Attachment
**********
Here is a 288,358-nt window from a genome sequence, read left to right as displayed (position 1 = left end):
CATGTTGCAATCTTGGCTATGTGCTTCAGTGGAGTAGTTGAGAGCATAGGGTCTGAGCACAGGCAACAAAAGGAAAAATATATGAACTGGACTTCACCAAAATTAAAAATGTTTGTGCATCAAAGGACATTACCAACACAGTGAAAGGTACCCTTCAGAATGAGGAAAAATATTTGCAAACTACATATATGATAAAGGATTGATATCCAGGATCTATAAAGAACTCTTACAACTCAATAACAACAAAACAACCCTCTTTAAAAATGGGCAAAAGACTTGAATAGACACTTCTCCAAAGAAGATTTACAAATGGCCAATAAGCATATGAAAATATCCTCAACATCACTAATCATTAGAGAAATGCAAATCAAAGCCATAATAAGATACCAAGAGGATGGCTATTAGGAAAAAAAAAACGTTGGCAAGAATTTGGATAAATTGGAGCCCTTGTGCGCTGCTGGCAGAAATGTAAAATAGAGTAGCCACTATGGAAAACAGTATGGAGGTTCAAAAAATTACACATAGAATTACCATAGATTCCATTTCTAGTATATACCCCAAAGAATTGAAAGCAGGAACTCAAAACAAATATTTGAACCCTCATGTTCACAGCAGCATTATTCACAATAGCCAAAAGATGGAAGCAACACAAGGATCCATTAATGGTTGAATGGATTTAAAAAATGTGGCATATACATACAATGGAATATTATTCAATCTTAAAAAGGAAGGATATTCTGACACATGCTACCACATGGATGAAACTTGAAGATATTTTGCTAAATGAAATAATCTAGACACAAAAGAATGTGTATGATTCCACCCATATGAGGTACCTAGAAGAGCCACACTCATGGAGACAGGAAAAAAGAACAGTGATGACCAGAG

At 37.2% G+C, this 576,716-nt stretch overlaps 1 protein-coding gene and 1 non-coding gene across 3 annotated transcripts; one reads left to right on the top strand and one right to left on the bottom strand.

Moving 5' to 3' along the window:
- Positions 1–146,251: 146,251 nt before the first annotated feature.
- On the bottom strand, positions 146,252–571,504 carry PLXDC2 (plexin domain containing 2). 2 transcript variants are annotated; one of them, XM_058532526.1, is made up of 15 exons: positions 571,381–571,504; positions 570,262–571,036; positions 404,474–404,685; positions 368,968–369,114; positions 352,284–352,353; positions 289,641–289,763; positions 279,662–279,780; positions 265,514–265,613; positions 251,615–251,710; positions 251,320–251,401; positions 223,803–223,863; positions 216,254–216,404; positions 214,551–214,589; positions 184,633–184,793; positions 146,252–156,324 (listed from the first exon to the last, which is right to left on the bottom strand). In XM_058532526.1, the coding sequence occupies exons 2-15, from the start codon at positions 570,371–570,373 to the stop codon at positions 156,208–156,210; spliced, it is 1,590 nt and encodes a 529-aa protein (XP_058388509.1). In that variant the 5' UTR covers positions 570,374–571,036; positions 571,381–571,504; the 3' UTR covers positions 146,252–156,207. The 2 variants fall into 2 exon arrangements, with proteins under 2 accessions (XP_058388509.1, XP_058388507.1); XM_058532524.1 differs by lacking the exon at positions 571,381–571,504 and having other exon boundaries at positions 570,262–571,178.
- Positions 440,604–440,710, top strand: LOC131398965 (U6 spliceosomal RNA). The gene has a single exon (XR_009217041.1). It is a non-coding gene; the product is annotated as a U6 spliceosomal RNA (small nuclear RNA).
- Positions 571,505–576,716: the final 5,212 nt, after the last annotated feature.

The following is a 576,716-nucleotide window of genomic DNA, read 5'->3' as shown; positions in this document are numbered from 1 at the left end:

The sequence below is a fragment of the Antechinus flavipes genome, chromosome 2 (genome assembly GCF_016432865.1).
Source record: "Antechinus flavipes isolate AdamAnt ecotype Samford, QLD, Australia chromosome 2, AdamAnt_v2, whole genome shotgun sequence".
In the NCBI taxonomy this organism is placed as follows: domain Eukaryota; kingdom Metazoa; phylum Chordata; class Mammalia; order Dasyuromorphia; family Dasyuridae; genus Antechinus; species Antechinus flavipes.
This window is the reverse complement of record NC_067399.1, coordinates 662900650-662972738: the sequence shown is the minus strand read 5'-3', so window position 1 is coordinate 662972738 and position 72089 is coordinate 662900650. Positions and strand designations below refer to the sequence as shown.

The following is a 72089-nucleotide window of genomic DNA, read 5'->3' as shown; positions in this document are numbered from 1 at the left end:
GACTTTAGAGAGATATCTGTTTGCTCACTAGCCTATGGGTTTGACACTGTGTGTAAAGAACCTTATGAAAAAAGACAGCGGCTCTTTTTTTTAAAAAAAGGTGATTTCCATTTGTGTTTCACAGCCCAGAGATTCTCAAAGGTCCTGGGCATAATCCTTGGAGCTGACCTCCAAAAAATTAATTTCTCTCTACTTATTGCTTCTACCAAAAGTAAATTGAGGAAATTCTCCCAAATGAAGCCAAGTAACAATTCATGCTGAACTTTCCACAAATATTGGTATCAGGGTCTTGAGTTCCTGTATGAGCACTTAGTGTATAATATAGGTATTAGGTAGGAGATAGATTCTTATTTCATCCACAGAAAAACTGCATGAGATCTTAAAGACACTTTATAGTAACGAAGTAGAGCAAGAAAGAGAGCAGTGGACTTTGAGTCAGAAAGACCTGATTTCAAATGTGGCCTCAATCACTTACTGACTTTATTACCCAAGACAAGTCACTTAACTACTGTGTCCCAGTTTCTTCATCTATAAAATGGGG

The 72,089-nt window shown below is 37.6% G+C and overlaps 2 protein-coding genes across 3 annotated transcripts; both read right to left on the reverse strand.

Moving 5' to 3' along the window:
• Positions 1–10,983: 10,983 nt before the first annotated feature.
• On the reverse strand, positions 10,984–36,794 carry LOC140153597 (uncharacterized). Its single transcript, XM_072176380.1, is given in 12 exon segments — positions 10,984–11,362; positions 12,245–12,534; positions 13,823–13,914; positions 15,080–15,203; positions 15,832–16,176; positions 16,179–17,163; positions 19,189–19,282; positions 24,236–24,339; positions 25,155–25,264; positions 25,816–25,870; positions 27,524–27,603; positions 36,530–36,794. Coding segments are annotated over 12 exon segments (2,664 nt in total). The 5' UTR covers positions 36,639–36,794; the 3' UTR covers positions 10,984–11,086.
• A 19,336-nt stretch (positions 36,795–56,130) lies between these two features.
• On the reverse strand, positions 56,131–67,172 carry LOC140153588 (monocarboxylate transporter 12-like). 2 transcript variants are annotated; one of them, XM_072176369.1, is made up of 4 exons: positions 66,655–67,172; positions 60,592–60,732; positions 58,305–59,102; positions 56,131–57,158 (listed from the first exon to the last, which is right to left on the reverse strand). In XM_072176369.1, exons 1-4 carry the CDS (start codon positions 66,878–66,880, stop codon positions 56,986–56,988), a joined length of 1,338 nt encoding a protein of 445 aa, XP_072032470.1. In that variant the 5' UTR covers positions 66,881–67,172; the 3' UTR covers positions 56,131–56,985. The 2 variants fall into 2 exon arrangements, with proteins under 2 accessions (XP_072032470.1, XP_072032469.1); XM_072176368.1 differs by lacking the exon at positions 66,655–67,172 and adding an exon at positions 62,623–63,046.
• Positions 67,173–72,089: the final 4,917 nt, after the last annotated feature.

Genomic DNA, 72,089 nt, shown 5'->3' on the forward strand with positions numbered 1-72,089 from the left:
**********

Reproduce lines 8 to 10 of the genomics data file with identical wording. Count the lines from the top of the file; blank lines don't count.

- Positions 571,505–576,716: the final 5,212 nt, after the last annotated feature.

The following is a 576,716-nucleotide window of genomic DNA, read 5'->3' as shown; positions in this document are numbered from 1 at the left end:

The sequence below is a fragment of the Antechinus flavipes genome, chromosome 2 (genome assembly GCF_016432865.1).